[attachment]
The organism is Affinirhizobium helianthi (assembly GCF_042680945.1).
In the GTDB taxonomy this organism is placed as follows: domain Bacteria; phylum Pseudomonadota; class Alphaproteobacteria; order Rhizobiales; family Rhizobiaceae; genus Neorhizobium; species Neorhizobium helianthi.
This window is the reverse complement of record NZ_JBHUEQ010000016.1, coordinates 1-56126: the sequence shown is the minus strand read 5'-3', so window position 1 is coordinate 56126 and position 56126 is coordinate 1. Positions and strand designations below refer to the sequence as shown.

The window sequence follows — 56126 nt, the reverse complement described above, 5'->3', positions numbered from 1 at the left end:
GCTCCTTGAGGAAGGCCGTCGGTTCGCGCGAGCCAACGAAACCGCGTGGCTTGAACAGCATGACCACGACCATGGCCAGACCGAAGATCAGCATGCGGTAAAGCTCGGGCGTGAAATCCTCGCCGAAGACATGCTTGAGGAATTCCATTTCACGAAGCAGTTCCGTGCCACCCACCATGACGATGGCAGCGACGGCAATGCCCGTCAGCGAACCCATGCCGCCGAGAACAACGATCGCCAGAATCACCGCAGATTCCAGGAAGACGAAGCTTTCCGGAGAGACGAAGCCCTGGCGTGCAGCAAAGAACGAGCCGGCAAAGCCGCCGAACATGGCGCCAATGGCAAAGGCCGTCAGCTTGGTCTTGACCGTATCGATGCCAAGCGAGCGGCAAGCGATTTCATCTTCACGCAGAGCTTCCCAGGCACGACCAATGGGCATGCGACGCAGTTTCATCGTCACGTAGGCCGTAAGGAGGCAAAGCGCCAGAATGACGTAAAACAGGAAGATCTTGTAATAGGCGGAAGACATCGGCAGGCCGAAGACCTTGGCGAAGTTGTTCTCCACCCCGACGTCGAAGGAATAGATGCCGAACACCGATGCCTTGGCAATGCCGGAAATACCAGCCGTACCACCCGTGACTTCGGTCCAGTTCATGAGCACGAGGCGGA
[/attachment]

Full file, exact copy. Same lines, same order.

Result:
The organism is Affinirhizobium helianthi (assembly GCF_042680945.1).
In the GTDB taxonomy this organism is placed as follows: domain Bacteria; phylum Pseudomonadota; class Alphaproteobacteria; order Rhizobiales; family Rhizobiaceae; genus Neorhizobium; species Neorhizobium helianthi.
This window is the reverse complement of record NZ_JBHUEQ010000016.1, coordinates 1-56126: the sequence shown is the minus strand read 5'-3', so window position 1 is coordinate 56126 and position 56126 is coordinate 1. Positions and strand designations below refer to the sequence as shown.

The window sequence follows — 56126 nt, the reverse complement described above, 5'->3', positions numbered from 1 at the left end:
GCTCCTTGAGGAAGGCCGTCGGTTCGCGCGAGCCAACGAAACCGCGTGGCTTGAACAGCATGACCACGACCATGGCCAGACCGAAGATCAGCATGCGGTAAAGCTCGGGCGTGAAATCCTCGCCGAAGACATGCTTGAGGAATTCCATTTCACGAAGCAGTTCCGTGCCACCCACCATGACGATGGCAGCGACGGCAATGCCCGTCAGCGAACCCATGCCGCCGAGAACAACGATCGCCAGAATCACCGCAGATTCCAGGAAGACGAAGCTTTCCGGAGAGACGAAGCCCTGGCGTGCAGCAAAGAACGAGCCGGCAAAGCCGCCGAACATGGCGCCAATGGCAAAGGCCGTCAGCTTGGTCTTGACCGTATCGATGCCAAGCGAGCGGCAAGCGATTTCATCTTCACGCAGAGCTTCCCAGGCACGACCAATGGGCATGCGACGCAGTTTCATCGTCACGTAGGCCGTAAGGAGGCAAAGCGCCAGAATGACGTAAAACAGGAAGATCTTGTAATAGGCGGAAGACATCGGCAGGCCGAAGACCTTGGCGAAGTTGTTCTCCACCCCGACGTCGAAGGAATAGATGCCGAACACCGATGCCTTGGCAATGCCGGAAATACCAGCCGTACCACCCGTGACTTCGGTCCAGTTCATGAGCACGAGGCGGA